Authorities scramble for resources to beat back flames as more than 12,000 homes in western state are threatened.
Wildfires are burning in four US states as temperatures are threatening record highs, with mass evacuations having taken place in California, Arizona, New Mexico and Utah.
A blaze known as the Dog Head fire broke out in rural New Mexico on Wednesday, around 50km southeast of Albuquerque. Torrance County Sheriff, Heath White said his office was evacuating about 200 people.
The fire has burned through timber in central parts of the state, pushing smoke towards cities more than 160km away as flames continued to spread.
Meanwhile, 400 homes and businesses have been evacuated in southern California as hot and windy weather feeds the flames.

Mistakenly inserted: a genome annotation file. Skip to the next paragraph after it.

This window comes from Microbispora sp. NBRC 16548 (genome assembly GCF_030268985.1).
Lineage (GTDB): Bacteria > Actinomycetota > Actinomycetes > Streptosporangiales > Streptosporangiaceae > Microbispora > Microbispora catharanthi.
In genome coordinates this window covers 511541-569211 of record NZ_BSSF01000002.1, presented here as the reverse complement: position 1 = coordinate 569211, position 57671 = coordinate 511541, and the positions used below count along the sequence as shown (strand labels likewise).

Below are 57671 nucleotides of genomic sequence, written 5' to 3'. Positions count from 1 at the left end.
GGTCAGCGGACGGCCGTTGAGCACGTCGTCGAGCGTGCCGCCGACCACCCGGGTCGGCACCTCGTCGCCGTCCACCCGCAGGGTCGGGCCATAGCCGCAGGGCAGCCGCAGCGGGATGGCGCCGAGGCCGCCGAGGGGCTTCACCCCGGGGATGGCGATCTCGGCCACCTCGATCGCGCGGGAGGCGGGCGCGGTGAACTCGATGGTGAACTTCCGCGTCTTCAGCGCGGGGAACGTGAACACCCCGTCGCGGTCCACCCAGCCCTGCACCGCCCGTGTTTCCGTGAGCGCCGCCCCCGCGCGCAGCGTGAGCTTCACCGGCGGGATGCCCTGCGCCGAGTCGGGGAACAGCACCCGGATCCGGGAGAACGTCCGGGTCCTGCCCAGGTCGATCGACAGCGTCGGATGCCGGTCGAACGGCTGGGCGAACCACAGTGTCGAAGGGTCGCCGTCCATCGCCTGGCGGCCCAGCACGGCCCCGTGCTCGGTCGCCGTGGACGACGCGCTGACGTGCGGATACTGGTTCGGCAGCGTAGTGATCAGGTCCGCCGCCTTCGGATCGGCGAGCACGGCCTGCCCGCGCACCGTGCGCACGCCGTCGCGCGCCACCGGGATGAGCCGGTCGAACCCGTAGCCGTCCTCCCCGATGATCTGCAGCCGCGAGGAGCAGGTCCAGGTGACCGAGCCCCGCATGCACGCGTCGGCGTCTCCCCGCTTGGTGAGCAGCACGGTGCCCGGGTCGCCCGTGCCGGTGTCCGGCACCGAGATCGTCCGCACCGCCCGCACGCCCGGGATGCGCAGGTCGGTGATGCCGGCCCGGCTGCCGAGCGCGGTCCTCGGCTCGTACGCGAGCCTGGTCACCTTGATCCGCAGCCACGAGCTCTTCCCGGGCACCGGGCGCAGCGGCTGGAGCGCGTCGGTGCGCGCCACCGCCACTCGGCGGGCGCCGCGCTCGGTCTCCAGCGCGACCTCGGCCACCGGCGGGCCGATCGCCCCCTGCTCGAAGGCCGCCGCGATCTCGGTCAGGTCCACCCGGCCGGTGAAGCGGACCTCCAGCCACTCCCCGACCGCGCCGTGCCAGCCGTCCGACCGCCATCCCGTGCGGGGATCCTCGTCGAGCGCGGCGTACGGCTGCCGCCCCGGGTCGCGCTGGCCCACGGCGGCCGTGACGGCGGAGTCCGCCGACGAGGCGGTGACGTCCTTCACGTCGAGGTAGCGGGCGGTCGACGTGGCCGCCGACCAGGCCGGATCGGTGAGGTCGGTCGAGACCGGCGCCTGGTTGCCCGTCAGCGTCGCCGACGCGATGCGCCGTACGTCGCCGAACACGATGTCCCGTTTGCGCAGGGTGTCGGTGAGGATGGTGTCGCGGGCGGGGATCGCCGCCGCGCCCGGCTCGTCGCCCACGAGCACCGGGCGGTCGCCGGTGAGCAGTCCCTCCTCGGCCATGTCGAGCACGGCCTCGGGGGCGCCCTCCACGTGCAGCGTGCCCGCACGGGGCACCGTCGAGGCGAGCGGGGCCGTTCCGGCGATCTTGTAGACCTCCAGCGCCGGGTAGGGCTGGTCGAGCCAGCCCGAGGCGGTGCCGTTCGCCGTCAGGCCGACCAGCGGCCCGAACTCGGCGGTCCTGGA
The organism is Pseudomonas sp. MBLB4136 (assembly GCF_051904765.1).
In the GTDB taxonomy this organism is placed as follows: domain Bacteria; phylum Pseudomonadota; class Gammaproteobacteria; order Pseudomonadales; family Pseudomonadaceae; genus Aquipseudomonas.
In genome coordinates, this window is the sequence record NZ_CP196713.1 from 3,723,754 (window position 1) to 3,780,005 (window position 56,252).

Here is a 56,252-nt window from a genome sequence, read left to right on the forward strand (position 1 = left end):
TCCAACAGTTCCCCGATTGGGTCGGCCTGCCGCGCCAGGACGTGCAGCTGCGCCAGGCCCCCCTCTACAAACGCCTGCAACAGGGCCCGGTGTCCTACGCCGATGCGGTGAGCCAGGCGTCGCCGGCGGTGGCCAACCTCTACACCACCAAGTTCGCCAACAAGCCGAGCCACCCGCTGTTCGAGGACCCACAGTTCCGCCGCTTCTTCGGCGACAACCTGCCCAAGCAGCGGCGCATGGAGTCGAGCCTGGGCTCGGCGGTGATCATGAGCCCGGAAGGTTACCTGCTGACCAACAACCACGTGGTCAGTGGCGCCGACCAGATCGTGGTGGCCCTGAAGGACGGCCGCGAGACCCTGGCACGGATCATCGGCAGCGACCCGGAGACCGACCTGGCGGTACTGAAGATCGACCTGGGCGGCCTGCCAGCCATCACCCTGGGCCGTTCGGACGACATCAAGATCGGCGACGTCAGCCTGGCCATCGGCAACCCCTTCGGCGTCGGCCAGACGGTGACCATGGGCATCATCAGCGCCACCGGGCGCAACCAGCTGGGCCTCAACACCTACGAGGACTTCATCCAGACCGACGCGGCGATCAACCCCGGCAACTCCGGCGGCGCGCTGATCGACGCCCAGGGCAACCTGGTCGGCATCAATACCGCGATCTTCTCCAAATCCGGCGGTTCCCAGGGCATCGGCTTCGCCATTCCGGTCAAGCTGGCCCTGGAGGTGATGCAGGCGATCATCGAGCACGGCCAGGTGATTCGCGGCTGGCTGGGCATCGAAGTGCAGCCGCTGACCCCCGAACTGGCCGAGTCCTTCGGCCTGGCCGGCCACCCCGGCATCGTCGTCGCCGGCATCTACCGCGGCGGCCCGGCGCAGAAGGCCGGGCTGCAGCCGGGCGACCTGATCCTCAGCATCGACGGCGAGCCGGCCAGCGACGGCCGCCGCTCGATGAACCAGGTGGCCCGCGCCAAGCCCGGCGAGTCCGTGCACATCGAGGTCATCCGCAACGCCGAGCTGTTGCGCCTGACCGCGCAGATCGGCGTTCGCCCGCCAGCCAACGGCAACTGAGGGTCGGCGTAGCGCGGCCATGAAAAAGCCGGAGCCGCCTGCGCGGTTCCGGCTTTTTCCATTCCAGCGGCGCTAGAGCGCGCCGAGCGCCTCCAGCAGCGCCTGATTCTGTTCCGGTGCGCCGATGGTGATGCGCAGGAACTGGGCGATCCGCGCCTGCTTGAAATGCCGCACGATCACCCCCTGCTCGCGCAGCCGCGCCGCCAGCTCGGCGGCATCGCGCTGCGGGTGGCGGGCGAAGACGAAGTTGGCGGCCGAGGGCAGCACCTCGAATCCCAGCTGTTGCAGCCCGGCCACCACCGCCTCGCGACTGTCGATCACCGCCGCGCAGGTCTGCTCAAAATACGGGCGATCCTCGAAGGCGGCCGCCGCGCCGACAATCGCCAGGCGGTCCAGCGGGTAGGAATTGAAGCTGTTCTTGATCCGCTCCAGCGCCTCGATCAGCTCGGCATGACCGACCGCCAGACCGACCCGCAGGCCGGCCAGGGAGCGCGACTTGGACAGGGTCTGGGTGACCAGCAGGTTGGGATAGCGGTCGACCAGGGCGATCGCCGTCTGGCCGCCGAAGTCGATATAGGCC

Santa Barbara County Fire Department Public Information Officer David Zaniboni said the main concern was keeping everyone safe from the encroaching flames.
“We want to get this fire out. We have wind and high temperatures expected,” Zaniboni said.
“With wind and low humidity, it’s a recipe for disaster when it comes to wildfires so we want to get on this thing as fast as we can.”
The Sherpa Fire, as it’s called, is located along the Pacific coast. Two state beaches and some ranch land have been evacuated, and the 101 Freeway had to be closed on Wednesday and Thursday.
Arizona has suffered likewise. It was reported that Navajo County officials issued “pre-evacuation” orders as the Cedar Creek Fire approaches Show Low, Pinetop-Lakeside, McNary, Fort Apache and the Hon-Dah communities.
The National Weather Service has issued excessive heat warnings across the southwestern states, including California, Nevada and Arizona.
It has predicted temperatures around 48C in the coming days in Phoenix. The all-time June record stands at 50C, set on June 26, 1990.